Finally, Hunter argues that the written description inquiry must focus solely on the specification and cannot rely upon other documents. In particular, in one of its arguments, the PTO used quotes from Hunter's reissue declaration. The PTO argued that the quotes reveal Hunter's subjective understanding of his invention and bolster the examiner's assertion that Hunter did not consider his invention to embrace nonsimultaneous filling embodiments. Since our section 112 analysis does not rely on documents other than the '528 application and its ancestors, we do not find it necessary to address this argument.
In the reissue proceeding, Hunter asks that his disclosure be interpreted in a way that is contrary to its substance as filed. Hunter has failed to convince us that he was in possession of the invention he seeks to protect with rejected claims 33-40 of the '528 application at the time he filed the '695 application.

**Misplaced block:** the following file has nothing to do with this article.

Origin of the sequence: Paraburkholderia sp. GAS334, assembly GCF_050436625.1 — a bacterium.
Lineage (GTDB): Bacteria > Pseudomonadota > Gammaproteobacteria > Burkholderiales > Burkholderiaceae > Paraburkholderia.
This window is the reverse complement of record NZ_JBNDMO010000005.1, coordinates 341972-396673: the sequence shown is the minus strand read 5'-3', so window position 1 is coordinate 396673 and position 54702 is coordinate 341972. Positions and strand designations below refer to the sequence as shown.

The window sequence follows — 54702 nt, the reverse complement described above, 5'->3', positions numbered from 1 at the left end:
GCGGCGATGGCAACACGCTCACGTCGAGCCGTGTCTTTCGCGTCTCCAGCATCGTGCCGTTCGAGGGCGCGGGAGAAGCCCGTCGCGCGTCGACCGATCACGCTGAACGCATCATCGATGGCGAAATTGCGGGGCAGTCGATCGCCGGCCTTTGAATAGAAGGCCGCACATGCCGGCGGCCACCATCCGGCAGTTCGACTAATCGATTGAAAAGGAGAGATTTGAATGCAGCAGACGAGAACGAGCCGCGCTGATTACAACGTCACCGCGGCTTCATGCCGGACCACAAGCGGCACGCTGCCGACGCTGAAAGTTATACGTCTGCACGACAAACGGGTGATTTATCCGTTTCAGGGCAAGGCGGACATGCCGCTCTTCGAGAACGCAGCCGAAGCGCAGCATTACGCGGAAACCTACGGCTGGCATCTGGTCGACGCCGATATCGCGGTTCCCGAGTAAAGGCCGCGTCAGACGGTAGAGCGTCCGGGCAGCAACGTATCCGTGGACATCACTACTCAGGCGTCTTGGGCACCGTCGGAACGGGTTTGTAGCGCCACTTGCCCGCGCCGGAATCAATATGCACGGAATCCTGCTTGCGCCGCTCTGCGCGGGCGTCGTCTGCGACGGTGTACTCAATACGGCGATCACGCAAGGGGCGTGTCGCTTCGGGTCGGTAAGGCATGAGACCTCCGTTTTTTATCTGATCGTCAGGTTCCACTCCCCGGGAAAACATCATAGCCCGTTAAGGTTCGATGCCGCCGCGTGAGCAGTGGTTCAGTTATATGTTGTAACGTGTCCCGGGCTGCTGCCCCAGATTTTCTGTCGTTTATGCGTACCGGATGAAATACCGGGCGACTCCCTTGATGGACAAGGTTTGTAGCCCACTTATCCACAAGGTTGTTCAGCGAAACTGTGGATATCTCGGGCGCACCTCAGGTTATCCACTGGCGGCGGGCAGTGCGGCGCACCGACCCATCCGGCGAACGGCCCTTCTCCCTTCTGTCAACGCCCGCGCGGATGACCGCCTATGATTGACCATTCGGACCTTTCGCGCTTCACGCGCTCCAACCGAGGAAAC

For the reasons discussed above, we are not left with a definite and firm conviction that the board committed a mistake in sustaining the rejection of claims 33-40 of the '528 application under 35 U.S.C. § 112, first paragraph, for lack of a written description that supports the rejected claims. Finding no reversible error in the board's decision, we affirm.
All United States Code citations are to the 1988 edition
All Code of Federal Regulations citations are to the 1994 edition